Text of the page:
Why and how is a rigid moral authority dangerous? Our authority must change with time because new developments in our understanding of the world must update how we interact with others. For example, if science finds tomorrow that most animals have a brain part that allows them to feel emotional pain in the same way that humans do, we will have to treat them with more empathy; research on dolphin cognition has recently produced an effort by scientists to have dolphins be considered and treated as nonhuman persons. Furthermore, if we don’t explain why we do certain things, we won’t understand why we do them and therefore won’t know why violating them is bad. This unquestionability aspect of God as moral authority or the Strict Constructionists as law-makers is what makes them particularly dangerous and leads to prejudice and ignorance. Our moral code must therefore be based on empirical research, with every rule being subject to intense scrutiny (think of two-year-olds who keep asking, “but why?”).
But why should we have a moral code in the first place? Perhaps if everyone followed a moral code of some sort, the world would have fewer injustices and atrocities. Getting people to follow a moral code of any kind is a completely different issue.
You are unique, just like everyone else.
Connectomics is the study of the structural and functional connections among brain cells; its product is the “connectome,” a detailed map of those connections. The idea is that such information will be monumental in our understanding of the healthy and diseased brain. Sebastian Seung thinks that a complete connectome of the human brain will be one of the great prizes in 21st-century neuroscience.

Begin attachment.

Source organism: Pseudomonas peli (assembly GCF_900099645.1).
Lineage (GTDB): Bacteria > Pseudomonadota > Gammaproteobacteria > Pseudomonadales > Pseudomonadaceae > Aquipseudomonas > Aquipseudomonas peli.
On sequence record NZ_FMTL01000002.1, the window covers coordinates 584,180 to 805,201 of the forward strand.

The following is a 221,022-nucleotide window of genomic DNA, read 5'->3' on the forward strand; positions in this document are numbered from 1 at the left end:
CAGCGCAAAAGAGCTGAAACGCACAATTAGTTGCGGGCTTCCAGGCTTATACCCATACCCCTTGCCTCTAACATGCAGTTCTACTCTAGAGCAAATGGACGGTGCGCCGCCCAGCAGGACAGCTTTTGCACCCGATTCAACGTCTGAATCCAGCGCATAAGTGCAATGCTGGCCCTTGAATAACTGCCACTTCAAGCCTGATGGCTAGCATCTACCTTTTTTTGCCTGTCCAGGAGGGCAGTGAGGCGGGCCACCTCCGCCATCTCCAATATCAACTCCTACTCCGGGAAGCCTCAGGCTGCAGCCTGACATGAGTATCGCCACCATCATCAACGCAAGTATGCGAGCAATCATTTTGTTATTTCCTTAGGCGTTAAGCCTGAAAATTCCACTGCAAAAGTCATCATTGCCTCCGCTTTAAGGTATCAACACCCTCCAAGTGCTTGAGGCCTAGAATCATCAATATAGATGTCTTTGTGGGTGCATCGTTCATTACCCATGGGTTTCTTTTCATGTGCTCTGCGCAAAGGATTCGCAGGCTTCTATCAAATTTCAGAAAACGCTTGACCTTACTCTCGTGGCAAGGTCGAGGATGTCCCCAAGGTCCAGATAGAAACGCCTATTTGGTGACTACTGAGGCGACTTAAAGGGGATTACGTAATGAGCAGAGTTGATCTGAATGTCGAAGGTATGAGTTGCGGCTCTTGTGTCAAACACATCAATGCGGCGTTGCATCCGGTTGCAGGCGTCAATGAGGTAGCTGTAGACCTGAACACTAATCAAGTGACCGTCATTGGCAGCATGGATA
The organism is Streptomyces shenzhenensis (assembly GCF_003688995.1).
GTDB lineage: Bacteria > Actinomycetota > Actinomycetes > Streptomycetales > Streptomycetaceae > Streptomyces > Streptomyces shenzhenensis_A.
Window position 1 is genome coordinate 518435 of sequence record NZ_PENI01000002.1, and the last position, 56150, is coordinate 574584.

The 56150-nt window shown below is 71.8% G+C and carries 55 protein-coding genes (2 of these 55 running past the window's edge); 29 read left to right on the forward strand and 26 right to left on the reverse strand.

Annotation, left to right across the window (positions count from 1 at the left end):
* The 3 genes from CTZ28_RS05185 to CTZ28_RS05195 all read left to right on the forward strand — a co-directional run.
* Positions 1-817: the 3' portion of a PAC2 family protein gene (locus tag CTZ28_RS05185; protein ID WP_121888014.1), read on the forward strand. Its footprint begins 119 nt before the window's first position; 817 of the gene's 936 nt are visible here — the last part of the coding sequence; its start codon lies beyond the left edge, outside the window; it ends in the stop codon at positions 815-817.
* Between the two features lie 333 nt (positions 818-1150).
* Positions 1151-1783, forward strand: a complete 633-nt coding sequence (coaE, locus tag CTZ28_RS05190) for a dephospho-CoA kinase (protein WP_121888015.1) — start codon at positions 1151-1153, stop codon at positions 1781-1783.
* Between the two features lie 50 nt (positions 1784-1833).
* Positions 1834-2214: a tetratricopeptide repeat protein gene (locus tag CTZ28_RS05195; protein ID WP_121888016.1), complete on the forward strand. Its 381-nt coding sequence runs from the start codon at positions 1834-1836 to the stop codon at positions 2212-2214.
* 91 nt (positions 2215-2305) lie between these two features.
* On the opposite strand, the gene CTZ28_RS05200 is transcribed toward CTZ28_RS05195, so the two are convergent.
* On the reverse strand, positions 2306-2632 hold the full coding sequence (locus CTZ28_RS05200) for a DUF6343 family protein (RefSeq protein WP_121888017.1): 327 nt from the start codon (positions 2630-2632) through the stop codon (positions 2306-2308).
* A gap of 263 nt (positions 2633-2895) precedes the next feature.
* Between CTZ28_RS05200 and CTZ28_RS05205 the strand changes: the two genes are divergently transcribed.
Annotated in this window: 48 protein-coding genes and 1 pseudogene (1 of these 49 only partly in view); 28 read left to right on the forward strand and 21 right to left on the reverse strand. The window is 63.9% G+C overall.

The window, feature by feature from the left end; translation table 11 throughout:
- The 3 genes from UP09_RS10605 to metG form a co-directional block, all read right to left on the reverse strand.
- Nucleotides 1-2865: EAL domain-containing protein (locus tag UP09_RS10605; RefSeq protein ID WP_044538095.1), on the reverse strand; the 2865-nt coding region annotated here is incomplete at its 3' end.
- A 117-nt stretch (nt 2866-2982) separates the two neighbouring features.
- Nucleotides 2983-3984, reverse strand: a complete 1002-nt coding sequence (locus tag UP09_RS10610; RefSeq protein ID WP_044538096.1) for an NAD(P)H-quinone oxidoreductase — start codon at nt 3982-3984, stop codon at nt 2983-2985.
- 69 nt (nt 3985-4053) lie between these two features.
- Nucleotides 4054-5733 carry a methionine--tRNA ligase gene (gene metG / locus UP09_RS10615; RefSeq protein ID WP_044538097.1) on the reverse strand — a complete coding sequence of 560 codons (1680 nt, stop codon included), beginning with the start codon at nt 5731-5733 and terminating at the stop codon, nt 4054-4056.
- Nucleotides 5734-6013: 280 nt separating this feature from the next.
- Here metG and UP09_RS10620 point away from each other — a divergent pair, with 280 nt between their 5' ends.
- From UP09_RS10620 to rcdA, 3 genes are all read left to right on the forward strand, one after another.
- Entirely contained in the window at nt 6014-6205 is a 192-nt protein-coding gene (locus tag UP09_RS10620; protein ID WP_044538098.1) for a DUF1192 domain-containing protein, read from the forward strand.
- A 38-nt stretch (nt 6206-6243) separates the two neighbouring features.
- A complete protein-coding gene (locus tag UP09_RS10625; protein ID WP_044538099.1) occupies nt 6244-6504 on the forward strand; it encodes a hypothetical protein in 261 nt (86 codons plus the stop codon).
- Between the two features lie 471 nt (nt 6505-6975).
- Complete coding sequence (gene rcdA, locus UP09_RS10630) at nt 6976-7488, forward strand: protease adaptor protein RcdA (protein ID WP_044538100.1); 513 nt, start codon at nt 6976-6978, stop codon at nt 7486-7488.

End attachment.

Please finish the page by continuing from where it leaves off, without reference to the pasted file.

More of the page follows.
Efforts to construct brain connectomes are split into two categories: ones that use imaging techniques like MRI, PET, and DT, thus focusing on macroscopic connections or tracts; and those that use electron microscopy to map the tinniest of axons (0.2-20 microns in diameter) and individual synapses.
While this may sound daunting, it also seems the obvious thing to do in order to really understand how the brain works. After all, don’t all our memories, personalities, and behaviors dependent on the structure of the brain, down to the microscopic level? So why is connectomics so new? Because the three-pound enigma that can contemplate all things big and small – from protons and electrons, to planets and stars, to galaxies and the whole universe – contains more parts than anything we’ve ever studied before. The human brain, we’ve been told, holds 100 billion neurons, with close to one quadrillion synaptic connections total; storing all of that information in one brain would take one Exabyte of data (that’s one trillion Gigabytes).